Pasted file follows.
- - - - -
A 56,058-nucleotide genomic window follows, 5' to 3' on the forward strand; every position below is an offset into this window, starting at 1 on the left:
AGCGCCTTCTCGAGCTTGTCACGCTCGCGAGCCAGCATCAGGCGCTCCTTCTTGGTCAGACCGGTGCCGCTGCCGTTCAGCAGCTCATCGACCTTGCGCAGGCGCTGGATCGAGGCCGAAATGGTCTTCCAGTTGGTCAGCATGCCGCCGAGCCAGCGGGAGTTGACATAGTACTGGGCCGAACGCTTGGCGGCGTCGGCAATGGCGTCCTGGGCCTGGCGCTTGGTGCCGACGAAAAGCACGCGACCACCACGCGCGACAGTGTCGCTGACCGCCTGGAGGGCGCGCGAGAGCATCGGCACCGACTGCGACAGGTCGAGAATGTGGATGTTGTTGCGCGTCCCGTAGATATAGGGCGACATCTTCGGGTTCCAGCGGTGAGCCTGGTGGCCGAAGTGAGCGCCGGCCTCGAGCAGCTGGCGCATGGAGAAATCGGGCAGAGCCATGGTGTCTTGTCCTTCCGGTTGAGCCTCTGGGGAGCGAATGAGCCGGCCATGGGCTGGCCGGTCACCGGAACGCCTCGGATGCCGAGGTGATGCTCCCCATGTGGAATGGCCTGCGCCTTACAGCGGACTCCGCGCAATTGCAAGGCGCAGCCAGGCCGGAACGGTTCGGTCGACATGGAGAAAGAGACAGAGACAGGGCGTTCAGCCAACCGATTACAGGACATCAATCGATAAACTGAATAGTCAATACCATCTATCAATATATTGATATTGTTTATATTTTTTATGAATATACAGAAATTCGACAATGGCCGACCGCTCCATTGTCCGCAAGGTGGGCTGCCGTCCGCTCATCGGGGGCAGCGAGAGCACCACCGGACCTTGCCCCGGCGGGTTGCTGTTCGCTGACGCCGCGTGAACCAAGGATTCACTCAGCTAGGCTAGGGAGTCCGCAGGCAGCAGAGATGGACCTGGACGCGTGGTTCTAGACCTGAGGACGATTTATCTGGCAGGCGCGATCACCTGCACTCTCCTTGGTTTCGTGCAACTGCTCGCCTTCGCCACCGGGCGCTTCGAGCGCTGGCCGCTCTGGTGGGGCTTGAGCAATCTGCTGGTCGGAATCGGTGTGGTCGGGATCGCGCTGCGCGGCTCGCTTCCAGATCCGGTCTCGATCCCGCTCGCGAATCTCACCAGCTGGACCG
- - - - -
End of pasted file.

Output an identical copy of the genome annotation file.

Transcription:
A 56,058-nucleotide genomic window follows, 5' to 3' on the forward strand; every position below is an offset into this window, starting at 1 on the left:
AGCGCCTTCTCGAGCTTGTCACGCTCGCGAGCCAGCATCAGGCGCTCCTTCTTGGTCAGACCGGTGCCGCTGCCGTTCAGCAGCTCATCGACCTTGCGCAGGCGCTGGATCGAGGCCGAAATGGTCTTCCAGTTGGTCAGCATGCCGCCGAGCCAGCGGGAGTTGACATAGTACTGGGCCGAACGCTTGGCGGCGTCGGCAATGGCGTCCTGGGCCTGGCGCTTGGTGCCGACGAAAAGCACGCGACCACCACGCGCGACAGTGTCGCTGACCGCCTGGAGGGCGCGCGAGAGCATCGGCACCGACTGCGACAGGTCGAGAATGTGGATGTTGTTGCGCGTCCCGTAGATATAGGGCGACATCTTCGGGTTCCAGCGGTGAGCCTGGTGGCCGAAGTGAGCGCCGGCCTCGAGCAGCTGGCGCATGGAGAAATCGGGCAGAGCCATGGTGTCTTGTCCTTCCGGTTGAGCCTCTGGGGAGCGAATGAGCCGGCCATGGGCTGGCCGGTCACCGGAACGCCTCGGATGCCGAGGTGATGCTCCCCATGTGGAATGGCCTGCGCCTTACAGCGGACTCCGCGCAATTGCAAGGCGCAGCCAGGCCGGAACGGTTCGGTCGACATGGAGAAAGAGACAGAGACAGGGCGTTCAGCCAACCGATTACAGGACATCAATCGATAAACTGAATAGTCAATACCATCTATCAATATATTGATATTGTTTATATTTTTTATGAATATACAGAAATTCGACAATGGCCGACCGCTCCATTGTCCGCAAGGTGGGCTGCCGTCCGCTCATCGGGGGCAGCGAGAGCACCACCGGACCTTGCCCCGGCGGGTTGCTGTTCGCTGACGCCGCGTGAACCAAGGATTCACTCAGCTAGGCTAGGGAGTCCGCAGGCAGCAGAGATGGACCTGGACGCGTGGTTCTAGACCTGAGGACGATTTATCTGGCAGGCGCGATCACCTGCACTCTCCTTGGTTTCGTGCAACTGCTCGCCTTCGCCACCGGGCGCTTCGAGCGCTGGCCGCTCTGGTGGGGCTTGAGCAATCTGCTGGTCGGAATCGGTGTGGTCGGGATCGCGCTGCGCGGCTCGCTTCCAGATCCGGTCTCGATCCCGCTCGCGAATCTCACCAGCTGGACCG